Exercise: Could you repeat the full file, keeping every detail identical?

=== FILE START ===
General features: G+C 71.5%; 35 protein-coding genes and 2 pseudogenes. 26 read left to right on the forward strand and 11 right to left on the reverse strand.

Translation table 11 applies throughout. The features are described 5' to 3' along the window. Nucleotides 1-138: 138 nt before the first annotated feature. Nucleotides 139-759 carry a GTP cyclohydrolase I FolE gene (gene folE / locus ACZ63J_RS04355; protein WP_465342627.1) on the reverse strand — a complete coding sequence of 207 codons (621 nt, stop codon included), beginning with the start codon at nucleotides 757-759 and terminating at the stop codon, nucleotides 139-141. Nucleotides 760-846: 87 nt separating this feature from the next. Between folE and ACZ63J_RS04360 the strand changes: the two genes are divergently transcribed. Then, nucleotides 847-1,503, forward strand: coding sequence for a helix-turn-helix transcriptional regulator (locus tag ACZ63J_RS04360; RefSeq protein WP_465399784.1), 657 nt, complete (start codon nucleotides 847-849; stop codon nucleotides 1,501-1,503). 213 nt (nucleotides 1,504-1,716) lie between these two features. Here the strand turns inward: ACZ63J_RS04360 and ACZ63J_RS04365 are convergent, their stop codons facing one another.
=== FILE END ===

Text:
General features: G+C 71.5%; 35 protein-coding genes and 2 pseudogenes. 26 read left to right on the forward strand and 11 right to left on the reverse strand.

Translation table 11 applies throughout. The features are described 5' to 3' along the window. Nucleotides 1-138: 138 nt before the first annotated feature. Nucleotides 139-759 carry a GTP cyclohydrolase I FolE gene (gene folE / locus ACZ63J_RS04355; protein WP_465342627.1) on the reverse strand — a complete coding sequence of 207 codons (621 nt, stop codon included), beginning with the start codon at nucleotides 757-759 and terminating at the stop codon, nucleotides 139-141. Nucleotides 760-846: 87 nt separating this feature from the next. Between folE and ACZ63J_RS04360 the strand changes: the two genes are divergently transcribed. Then, nucleotides 847-1,503, forward strand: coding sequence for a helix-turn-helix transcriptional regulator (locus tag ACZ63J_RS04360; RefSeq protein WP_465399784.1), 657 nt, complete (start codon nucleotides 847-849; stop codon nucleotides 1,501-1,503). 213 nt (nucleotides 1,504-1,716) lie between these two features. Here the strand turns inward: ACZ63J_RS04360 and ACZ63J_RS04365 are convergent, their stop codons facing one another.